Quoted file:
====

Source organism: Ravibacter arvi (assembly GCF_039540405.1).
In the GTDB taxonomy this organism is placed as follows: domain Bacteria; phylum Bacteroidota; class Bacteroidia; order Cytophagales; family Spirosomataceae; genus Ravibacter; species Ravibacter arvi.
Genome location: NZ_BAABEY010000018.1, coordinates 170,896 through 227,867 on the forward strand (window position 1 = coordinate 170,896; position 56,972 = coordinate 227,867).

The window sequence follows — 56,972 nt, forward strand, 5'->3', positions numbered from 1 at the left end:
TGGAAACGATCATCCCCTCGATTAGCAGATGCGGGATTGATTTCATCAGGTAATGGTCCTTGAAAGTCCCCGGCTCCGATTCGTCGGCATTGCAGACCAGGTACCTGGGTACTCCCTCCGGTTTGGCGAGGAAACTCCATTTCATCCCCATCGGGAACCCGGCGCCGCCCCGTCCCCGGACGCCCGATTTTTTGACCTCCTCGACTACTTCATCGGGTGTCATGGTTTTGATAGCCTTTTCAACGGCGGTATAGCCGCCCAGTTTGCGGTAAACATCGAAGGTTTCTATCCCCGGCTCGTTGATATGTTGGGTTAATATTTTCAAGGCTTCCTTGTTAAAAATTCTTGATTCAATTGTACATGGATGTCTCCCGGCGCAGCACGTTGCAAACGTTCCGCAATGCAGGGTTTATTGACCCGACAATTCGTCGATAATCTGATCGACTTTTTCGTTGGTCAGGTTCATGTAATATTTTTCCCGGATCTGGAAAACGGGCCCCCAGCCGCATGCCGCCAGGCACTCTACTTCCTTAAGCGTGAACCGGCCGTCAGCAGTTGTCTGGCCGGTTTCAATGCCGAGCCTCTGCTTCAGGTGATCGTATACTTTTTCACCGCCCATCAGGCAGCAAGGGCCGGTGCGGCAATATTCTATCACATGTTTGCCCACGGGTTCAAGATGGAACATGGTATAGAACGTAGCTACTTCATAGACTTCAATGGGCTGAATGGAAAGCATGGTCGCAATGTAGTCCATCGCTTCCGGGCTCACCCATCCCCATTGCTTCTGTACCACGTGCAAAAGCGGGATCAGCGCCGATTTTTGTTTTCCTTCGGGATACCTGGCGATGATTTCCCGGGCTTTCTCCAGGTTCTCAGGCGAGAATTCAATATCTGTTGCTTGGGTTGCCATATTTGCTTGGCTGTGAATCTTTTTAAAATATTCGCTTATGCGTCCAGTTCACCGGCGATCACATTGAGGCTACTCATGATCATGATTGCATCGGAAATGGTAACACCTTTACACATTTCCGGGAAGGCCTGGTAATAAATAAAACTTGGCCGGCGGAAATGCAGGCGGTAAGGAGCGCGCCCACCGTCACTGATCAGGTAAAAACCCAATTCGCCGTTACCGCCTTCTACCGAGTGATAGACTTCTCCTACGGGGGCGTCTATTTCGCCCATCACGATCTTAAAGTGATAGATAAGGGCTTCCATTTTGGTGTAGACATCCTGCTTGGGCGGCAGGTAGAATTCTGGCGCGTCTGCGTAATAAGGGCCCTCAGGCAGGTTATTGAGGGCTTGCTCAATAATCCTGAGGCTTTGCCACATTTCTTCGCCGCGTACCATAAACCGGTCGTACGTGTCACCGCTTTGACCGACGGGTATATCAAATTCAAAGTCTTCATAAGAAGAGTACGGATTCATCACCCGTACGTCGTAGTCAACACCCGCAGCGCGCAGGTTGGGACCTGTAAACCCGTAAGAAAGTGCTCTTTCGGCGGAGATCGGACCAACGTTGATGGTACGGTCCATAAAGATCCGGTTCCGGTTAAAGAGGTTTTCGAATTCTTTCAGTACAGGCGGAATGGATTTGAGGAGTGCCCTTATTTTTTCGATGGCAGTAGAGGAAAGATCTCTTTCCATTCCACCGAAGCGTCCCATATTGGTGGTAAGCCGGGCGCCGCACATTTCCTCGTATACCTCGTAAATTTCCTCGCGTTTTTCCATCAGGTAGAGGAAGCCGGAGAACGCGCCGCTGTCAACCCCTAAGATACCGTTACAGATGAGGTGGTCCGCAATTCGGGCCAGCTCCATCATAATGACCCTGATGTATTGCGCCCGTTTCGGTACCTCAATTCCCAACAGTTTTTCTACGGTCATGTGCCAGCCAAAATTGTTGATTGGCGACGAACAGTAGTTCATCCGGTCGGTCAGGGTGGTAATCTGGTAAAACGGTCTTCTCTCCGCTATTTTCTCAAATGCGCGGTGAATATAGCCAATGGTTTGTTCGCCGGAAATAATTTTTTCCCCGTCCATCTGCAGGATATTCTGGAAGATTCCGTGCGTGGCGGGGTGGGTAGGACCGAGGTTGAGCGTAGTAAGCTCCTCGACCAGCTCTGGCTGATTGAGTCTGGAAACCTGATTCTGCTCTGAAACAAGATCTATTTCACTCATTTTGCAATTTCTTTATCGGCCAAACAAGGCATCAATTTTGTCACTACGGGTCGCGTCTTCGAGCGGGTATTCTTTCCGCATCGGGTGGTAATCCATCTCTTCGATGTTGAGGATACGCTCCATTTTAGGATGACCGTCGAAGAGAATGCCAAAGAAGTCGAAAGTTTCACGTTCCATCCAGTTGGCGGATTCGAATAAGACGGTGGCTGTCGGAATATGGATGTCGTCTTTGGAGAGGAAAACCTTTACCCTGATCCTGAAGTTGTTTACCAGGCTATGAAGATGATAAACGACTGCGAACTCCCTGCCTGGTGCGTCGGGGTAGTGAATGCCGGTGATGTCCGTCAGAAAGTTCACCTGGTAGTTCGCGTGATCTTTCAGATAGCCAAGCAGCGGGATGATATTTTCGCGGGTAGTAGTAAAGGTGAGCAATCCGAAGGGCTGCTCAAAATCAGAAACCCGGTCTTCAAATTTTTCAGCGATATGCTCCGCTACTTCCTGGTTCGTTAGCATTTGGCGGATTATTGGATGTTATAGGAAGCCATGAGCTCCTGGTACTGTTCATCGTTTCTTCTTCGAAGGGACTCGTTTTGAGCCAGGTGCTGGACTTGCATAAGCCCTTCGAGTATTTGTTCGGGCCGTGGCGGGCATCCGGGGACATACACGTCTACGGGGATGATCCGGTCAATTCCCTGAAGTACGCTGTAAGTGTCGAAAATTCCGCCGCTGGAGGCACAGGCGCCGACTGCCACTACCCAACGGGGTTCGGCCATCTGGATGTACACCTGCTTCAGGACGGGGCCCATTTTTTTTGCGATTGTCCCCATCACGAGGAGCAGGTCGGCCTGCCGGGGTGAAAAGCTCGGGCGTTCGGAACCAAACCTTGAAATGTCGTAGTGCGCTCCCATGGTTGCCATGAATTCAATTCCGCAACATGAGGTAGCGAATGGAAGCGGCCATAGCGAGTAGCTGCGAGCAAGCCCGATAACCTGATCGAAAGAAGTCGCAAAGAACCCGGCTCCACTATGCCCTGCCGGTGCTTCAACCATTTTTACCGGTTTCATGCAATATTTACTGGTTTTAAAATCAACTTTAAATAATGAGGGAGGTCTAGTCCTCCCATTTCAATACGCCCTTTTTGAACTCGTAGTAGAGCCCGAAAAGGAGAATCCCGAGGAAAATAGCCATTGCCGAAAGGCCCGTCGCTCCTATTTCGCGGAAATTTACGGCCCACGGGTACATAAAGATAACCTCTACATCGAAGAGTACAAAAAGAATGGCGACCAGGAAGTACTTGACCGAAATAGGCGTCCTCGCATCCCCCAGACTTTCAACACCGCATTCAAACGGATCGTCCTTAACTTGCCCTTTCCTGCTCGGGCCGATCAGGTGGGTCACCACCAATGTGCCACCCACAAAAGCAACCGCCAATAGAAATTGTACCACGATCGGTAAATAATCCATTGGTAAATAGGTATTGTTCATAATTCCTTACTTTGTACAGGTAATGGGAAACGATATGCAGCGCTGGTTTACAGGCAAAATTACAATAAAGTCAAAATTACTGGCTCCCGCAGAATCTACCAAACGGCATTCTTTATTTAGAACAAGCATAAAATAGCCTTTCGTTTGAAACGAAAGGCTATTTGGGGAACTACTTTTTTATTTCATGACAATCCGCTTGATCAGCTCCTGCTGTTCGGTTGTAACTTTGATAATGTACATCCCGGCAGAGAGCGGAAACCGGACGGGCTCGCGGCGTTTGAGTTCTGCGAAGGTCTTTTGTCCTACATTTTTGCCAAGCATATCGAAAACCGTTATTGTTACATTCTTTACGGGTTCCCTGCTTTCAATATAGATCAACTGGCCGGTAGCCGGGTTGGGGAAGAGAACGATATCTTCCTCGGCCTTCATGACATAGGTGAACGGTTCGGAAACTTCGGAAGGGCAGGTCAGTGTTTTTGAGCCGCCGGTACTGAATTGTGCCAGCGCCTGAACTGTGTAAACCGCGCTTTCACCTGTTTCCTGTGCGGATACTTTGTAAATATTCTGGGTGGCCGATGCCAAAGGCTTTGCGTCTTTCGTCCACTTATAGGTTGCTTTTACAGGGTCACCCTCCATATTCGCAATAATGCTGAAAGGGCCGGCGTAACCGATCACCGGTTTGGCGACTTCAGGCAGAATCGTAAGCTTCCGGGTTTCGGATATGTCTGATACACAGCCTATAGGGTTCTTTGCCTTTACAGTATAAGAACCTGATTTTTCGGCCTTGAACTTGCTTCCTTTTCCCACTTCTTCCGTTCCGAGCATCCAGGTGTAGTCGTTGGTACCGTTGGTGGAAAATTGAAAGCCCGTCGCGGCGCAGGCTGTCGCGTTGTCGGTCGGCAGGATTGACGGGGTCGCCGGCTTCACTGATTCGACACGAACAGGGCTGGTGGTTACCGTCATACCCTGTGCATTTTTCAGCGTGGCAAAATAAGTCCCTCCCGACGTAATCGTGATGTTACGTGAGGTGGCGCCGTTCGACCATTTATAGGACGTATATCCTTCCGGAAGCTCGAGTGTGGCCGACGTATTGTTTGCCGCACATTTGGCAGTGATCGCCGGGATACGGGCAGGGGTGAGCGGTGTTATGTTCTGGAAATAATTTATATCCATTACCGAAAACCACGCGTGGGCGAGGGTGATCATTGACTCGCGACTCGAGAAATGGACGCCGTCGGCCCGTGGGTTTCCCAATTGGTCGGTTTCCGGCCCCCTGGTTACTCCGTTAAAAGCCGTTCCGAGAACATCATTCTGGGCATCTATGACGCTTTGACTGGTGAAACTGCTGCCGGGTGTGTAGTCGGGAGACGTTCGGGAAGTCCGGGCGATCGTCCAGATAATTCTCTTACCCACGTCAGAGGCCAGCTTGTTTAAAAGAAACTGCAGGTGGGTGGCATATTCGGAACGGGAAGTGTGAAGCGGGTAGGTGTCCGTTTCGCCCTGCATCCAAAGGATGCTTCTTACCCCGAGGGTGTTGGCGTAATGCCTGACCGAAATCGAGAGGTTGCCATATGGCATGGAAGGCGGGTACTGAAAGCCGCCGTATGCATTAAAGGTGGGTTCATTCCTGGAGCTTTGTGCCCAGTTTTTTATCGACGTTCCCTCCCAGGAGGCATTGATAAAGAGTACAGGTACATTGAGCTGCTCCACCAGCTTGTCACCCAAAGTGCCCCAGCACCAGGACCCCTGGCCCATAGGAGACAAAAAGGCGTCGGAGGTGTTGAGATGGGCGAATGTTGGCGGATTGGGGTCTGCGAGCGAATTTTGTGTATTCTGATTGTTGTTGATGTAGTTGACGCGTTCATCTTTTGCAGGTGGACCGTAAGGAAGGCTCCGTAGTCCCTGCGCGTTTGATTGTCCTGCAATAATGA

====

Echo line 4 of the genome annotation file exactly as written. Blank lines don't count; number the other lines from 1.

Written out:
The window sequence follows — 56,972 nt, forward strand, 5'->3', positions numbered from 1 at the left end: